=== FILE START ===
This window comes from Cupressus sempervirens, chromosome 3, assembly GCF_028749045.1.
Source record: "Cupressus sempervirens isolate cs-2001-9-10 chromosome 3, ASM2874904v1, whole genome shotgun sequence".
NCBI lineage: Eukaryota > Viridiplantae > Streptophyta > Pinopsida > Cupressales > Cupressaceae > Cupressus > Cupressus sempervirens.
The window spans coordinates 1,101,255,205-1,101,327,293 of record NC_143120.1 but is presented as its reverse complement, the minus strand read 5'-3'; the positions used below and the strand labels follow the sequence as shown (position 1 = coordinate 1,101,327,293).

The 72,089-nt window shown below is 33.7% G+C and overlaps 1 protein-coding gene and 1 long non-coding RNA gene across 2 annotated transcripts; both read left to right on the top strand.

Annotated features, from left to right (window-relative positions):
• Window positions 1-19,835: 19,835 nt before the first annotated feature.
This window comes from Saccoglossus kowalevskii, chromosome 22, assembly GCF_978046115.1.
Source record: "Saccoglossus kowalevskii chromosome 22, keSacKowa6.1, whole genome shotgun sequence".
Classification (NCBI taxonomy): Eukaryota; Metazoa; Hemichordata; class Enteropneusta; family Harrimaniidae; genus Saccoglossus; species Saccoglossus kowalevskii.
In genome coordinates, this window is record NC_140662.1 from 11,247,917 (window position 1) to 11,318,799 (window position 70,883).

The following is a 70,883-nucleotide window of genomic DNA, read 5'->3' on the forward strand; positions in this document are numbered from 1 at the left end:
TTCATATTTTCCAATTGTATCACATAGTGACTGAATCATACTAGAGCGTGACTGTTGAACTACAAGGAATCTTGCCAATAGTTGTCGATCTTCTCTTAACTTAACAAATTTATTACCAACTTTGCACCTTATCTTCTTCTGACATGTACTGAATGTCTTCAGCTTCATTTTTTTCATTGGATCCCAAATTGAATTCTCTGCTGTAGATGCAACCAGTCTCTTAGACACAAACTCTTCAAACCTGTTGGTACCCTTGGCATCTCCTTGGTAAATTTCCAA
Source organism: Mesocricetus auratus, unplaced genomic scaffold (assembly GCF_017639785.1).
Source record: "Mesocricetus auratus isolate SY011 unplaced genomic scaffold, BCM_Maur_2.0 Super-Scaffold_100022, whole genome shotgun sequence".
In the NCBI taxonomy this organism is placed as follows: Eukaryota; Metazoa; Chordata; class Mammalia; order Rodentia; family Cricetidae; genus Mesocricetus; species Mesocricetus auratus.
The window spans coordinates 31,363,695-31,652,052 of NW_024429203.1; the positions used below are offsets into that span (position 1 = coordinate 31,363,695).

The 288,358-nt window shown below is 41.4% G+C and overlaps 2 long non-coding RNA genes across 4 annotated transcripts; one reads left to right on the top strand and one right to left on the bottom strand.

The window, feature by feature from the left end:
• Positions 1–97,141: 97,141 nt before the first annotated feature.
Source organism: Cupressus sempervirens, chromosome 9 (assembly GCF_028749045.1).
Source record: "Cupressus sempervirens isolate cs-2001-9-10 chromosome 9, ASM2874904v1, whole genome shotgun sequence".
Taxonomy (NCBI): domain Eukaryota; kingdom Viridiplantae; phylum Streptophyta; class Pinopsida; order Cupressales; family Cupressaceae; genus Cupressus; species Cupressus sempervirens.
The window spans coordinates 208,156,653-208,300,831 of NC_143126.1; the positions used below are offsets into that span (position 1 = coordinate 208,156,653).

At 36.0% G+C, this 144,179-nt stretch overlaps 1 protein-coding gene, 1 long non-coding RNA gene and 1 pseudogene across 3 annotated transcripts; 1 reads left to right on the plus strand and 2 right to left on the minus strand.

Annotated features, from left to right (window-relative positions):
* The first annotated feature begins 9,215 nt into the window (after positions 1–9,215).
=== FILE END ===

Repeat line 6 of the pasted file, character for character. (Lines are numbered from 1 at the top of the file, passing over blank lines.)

Annotated features, from left to right (window-relative positions):